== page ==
When this impossible school year finally ends, come June, it will also end the tenures of the superintendents of the two public school districts serving Oak Park.

Joylynn Pruitt-Adams, the leader at Oak Park and River Forest High School District 200, will retire and move back to her family in St. Louis. Carol Kelley, superintendent at Oak Park District 97, will take a new job, also closer to home, in Princeton, New Jersey.

Both superintendents have worked hard on equity, the hardest issue in American education. They’ve done it in a tough town that cloaks its reticence for genuine change on race and equity in 40-year-old press releases and hosannas. They’ve done it during COVID. And they’ve done it while being Black and female.

Yes, they both hit, maybe exceeded a bit, the average lifespan of most latter-day superintendents — clocking in at six years each. But the move to the exit was not forced and I didn’t detect some rising tide that would have forced them out in short order. 

Kelley’s path out of town has been clear since last year when she sought the top school job in Madison, Wis. It would have been a plum for an educator still climbing higher in her profession. She came close but didn’t get the job. Certainly though, it set a clock ticking on where, not when, her next move would be.

Kelley, interestingly an engineer by training and early profession, was deep into issues of equity. And she moved D97 decidedly forward. Have to say, though, that I’ve never covered an administrator, and all her down-the-line administrators, who was more into the incomprehensible jargon of education than Carol Kelley. 

Just spit it out, was often my take when editing copy, reading district reports, or in those few moments when I was in a room with her. Equity is complicated, but it is best understood in plain English with a side of emotion and passion. Sell the vision. Let the data back up the human toll and the human possibility. 

Pruitt-Adams I first saw in action during a “listening tour” early in her time here as superintendent. Likely she was still “the interim” that evening when I watched her in the Beye School cafeteria. She doesn’t dazzle so much as she envelops. She took every question, read the doubts in the room, responded with honest answers about hard issues and acknowledged she didn’t have all the answers.

Pruitt-Adams has done what I thought impossible. She has, largely, imperfectly, “brought the building with her.” The challenge to change at OPRF always came from within. A faculty stuck in time. A school board too timid to grasp how the school was failing a large swath of its Black and Brown students, and even the non-college bound white kids.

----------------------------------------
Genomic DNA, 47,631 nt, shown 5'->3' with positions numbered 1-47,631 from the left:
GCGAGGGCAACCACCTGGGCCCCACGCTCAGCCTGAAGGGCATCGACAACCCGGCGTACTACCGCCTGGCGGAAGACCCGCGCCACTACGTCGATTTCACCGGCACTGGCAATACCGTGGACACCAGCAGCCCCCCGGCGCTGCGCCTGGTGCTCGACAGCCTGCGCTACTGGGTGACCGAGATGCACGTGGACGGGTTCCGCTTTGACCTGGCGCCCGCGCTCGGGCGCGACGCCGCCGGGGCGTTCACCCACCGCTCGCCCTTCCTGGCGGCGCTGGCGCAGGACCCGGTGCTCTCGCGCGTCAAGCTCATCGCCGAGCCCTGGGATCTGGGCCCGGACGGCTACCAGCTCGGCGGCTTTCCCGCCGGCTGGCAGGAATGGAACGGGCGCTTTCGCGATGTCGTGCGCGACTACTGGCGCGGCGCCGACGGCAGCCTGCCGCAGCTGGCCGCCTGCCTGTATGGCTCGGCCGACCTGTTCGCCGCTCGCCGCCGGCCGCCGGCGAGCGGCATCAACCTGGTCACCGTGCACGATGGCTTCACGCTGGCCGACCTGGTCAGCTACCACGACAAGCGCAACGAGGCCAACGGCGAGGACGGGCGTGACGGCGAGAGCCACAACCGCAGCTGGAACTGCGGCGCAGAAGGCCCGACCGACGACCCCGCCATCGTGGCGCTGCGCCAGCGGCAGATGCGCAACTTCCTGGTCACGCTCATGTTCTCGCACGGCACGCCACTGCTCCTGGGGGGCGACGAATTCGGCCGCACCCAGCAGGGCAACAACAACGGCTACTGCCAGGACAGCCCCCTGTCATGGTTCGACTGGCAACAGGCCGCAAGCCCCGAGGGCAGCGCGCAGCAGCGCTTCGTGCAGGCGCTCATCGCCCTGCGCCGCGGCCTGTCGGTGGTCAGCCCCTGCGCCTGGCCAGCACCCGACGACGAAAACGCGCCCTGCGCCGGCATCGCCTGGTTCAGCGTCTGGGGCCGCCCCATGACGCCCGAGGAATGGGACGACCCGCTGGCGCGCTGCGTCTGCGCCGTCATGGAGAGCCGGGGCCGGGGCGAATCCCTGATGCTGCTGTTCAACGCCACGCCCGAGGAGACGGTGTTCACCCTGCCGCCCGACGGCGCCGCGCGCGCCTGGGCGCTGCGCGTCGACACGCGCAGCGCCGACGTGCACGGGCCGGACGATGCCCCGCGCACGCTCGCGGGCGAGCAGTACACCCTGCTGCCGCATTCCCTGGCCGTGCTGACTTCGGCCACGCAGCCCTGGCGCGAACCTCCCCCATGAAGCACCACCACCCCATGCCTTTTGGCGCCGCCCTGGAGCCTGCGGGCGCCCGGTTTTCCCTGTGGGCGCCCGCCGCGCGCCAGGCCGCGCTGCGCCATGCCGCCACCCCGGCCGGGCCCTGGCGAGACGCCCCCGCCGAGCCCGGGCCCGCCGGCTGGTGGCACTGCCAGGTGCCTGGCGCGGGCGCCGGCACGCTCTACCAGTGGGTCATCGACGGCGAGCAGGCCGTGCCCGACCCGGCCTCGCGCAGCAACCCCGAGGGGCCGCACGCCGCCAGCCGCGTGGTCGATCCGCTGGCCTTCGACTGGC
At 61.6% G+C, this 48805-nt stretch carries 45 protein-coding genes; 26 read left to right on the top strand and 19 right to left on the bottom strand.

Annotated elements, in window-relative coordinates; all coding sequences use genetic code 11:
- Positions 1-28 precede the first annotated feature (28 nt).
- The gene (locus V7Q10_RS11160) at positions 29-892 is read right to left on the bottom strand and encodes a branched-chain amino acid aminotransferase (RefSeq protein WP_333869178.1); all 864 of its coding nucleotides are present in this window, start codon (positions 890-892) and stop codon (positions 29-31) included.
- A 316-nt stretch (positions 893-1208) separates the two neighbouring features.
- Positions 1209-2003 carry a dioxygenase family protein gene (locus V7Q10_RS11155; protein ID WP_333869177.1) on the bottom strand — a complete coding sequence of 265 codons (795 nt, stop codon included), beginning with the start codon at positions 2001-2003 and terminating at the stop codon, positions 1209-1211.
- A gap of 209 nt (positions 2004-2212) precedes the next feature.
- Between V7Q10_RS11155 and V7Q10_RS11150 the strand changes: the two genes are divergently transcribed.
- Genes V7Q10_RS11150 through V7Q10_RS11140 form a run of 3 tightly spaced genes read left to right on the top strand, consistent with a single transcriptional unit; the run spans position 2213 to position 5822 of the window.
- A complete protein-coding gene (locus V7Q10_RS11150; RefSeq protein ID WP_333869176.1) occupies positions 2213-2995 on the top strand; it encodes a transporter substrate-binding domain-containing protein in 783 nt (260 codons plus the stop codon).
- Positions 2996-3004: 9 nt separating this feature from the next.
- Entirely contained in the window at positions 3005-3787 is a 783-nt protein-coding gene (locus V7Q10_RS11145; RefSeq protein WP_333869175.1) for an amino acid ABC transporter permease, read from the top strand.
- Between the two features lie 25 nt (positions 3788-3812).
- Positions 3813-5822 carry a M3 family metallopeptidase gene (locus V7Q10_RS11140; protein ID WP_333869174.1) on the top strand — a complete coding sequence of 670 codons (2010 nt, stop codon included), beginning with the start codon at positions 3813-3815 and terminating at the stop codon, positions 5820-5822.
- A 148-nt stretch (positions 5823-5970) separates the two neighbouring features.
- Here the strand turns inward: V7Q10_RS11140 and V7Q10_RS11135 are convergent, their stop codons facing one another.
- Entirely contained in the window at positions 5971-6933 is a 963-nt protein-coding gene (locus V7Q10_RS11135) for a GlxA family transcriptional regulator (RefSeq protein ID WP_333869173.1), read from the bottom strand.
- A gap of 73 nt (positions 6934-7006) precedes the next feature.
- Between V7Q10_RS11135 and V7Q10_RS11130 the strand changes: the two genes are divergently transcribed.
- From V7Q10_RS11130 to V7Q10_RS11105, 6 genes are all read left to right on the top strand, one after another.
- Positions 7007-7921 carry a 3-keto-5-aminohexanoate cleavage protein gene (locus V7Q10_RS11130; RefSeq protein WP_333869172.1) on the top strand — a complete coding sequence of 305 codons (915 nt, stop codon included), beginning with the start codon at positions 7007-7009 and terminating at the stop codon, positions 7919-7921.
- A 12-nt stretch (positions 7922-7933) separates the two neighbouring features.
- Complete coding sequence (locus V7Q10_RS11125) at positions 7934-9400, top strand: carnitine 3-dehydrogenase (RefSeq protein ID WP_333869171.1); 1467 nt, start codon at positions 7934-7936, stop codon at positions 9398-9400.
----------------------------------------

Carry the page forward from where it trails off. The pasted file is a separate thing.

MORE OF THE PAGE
But Pruitt-Adams won over a faculty that was finally getting younger not older, that had consciously begun to integrate some new department chair hires from other school settings. And she was hired by a school board finally and fully aligned on equity.

It hasn’t been an easy time for her. There was major back surgery early in her tenure that took out the good part of a semester. She lost a grandson to gun violence back home in Missouri. And her husband, who had joined her in Oak Park, came out of retirement to re-enter police work in the St. Louis area. She is ready to go home.

Hiring processes are underway. OPRF’s sitting school board is working at breakneck speed to hire Pruitt-Adams’ replacement before some of them leave the board with the April election. I get the impulse. It also worries me, based on the special talent this post will take. There are internal candidate(s) from the bench Pruitt-Adams built.

D97 got the news of Kelley’s departure later in the recruitment season, though we don’t imagine too many board members are surprised they have an opening. The board’s plan for hiring is To Be Announced. We might be looking at an interim which is always weak tea for a district with momentum.

The chances our two districts will again be led by two Black women, focused on equity and willing to put up with the stress Oak Park generates? That seems remote.

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Dan Haley

Dan was one of the three founders of Wednesday Journal in 1980. He’s still here as its four flags – Wednesday Journal, Austin Weekly News, Forest Park Review and Riverside-Brookfield Landmark – make...